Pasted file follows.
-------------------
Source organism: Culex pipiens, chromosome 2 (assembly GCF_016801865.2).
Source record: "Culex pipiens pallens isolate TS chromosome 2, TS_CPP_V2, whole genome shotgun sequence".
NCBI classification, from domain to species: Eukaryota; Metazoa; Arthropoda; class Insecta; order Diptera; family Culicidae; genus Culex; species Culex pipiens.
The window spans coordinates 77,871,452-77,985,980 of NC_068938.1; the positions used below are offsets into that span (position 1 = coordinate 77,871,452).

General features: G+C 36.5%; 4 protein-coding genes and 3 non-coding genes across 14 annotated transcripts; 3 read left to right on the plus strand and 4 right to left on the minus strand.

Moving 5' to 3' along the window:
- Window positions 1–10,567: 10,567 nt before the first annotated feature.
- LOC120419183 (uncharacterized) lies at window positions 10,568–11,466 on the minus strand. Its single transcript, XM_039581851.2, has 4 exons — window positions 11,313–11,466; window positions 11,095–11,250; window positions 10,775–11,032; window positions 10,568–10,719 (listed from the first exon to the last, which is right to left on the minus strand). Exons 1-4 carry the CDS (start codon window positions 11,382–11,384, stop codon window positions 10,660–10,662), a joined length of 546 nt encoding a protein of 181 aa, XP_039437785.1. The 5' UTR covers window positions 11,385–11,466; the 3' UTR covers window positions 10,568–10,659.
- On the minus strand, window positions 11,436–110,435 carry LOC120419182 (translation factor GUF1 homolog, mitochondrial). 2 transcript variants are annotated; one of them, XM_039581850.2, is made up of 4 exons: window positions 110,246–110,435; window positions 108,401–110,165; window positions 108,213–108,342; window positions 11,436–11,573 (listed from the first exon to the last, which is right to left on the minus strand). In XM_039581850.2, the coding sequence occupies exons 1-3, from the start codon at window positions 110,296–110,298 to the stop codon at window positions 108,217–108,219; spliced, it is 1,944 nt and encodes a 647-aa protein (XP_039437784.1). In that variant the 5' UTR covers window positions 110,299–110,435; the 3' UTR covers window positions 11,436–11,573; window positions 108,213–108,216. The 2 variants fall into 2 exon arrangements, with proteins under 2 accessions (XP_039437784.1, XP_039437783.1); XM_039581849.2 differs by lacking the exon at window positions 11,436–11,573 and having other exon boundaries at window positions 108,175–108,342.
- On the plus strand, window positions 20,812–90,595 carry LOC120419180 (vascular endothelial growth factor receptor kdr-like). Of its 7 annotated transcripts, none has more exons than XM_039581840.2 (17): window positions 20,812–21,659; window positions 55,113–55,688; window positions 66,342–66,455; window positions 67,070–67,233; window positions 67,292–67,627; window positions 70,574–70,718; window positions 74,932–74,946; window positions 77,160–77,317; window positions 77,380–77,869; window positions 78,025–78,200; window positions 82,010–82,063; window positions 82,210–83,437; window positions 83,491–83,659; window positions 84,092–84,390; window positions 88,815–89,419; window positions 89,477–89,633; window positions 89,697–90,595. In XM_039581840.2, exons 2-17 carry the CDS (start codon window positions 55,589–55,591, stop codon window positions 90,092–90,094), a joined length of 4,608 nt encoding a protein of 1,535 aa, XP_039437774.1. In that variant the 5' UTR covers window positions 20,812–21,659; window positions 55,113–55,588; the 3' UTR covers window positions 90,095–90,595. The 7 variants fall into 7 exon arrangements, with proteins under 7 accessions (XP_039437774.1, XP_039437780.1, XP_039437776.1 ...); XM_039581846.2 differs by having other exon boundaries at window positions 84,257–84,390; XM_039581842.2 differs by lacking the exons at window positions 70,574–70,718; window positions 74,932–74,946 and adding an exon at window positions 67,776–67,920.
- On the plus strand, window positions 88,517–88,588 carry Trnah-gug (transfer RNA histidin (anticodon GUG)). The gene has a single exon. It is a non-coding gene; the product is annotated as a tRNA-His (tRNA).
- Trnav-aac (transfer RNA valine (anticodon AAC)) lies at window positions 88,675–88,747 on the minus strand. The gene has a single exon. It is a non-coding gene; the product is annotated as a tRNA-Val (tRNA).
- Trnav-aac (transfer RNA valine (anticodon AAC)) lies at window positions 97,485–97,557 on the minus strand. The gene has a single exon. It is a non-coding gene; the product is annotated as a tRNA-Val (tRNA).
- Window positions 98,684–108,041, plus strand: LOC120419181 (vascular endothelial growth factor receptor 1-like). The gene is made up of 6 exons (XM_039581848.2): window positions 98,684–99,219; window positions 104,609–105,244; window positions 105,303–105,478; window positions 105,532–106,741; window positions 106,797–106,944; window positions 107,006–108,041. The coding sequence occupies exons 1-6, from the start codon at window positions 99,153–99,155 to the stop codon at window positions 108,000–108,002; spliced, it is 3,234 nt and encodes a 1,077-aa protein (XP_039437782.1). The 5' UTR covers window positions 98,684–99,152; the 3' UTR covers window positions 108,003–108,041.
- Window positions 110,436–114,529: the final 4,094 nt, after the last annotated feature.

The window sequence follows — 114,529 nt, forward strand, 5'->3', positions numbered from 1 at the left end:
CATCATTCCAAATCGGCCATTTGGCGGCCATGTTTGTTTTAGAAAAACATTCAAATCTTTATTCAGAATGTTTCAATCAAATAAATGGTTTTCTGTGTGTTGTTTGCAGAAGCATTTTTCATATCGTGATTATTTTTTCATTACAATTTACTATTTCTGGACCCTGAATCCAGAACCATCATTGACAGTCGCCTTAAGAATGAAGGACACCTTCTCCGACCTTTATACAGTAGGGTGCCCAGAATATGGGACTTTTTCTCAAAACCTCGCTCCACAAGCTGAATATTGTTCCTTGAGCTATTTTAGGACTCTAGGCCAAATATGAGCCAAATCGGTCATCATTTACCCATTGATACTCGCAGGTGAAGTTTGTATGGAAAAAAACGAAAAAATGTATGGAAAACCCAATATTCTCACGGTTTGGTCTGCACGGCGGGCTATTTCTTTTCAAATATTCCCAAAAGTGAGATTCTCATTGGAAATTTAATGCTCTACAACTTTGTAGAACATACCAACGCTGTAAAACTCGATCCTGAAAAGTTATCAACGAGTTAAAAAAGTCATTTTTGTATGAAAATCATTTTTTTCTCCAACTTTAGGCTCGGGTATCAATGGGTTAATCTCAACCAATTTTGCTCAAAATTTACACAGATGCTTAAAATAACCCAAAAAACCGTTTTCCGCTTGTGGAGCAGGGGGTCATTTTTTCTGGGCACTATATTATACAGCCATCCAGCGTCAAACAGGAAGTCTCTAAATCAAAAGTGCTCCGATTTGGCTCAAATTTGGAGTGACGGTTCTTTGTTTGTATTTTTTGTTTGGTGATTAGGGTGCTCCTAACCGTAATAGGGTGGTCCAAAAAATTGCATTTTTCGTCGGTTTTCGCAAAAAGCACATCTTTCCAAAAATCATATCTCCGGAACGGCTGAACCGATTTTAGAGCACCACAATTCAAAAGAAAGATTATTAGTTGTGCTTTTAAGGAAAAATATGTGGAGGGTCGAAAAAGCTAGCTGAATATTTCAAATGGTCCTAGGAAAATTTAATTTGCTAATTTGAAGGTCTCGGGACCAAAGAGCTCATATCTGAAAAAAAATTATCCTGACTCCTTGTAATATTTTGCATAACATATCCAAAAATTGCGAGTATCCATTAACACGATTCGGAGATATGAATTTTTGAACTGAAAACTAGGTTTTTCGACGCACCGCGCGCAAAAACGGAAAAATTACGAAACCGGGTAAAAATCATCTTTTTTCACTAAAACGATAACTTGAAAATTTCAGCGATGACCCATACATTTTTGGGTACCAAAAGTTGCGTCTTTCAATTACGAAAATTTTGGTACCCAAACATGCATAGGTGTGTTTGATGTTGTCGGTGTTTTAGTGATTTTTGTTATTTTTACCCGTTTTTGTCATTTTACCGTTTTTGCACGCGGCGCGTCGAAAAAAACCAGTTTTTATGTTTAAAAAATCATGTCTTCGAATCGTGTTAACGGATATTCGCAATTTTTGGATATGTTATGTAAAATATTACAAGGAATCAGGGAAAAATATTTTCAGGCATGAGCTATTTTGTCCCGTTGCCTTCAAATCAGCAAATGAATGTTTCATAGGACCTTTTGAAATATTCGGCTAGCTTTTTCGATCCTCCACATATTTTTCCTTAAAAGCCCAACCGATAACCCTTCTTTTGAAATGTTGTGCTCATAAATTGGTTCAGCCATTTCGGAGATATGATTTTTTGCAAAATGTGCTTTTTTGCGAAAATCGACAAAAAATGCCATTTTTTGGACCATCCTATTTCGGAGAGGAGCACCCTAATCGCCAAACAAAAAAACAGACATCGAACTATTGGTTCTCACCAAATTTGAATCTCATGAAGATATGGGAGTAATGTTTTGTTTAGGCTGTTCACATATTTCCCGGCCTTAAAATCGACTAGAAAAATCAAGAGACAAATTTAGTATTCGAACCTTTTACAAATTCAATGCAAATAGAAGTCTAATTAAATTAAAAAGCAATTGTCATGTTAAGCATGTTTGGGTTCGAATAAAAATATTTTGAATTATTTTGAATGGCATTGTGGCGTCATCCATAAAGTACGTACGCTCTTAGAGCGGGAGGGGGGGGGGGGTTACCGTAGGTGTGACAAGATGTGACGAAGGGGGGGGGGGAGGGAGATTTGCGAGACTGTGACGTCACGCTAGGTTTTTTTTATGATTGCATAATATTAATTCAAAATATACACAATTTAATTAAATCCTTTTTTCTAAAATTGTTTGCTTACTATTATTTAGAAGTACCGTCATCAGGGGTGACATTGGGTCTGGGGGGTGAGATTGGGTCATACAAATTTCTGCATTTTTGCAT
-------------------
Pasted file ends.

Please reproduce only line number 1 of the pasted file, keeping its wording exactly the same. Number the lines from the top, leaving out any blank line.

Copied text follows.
Source organism: Culex pipiens, chromosome 2 (assembly GCF_016801865.2).